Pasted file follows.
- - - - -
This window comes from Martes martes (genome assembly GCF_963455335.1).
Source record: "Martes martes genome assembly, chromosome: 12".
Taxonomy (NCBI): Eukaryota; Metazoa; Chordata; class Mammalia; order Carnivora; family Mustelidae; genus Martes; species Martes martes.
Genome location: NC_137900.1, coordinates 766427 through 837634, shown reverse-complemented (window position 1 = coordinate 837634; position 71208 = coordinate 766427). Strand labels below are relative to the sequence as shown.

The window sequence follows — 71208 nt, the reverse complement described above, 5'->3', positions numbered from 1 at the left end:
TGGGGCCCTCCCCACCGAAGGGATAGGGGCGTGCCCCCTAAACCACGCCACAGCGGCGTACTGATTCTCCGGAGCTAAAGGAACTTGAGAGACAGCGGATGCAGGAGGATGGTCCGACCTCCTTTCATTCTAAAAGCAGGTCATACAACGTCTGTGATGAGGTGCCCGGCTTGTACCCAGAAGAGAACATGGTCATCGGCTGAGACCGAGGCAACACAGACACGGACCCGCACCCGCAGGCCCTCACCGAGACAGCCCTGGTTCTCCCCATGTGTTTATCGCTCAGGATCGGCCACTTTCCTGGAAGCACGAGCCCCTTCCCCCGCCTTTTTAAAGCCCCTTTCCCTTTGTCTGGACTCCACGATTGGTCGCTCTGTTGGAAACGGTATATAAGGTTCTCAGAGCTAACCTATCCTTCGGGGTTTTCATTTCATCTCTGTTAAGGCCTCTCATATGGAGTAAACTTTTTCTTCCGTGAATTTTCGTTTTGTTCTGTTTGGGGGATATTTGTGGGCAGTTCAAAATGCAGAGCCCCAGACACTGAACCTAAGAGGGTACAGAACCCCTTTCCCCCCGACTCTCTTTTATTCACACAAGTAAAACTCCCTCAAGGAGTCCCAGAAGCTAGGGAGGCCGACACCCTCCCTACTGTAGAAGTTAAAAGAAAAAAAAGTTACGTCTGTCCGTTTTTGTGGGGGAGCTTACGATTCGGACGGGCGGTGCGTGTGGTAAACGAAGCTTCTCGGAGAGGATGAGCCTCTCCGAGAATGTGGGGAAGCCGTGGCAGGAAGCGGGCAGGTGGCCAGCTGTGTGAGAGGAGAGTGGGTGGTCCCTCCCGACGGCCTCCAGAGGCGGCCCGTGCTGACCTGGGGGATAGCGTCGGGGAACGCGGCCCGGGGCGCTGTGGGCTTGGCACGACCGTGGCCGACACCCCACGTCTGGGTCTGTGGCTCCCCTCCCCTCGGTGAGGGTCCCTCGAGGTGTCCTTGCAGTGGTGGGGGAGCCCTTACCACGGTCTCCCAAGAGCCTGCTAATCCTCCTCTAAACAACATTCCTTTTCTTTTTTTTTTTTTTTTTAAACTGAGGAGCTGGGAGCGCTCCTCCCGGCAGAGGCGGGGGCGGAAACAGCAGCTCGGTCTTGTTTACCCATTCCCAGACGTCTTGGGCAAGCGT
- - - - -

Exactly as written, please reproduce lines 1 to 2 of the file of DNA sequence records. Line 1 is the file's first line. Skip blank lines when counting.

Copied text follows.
This window comes from Martes martes (genome assembly GCF_963455335.1).
Source record: "Martes martes genome assembly, chromosome: 12".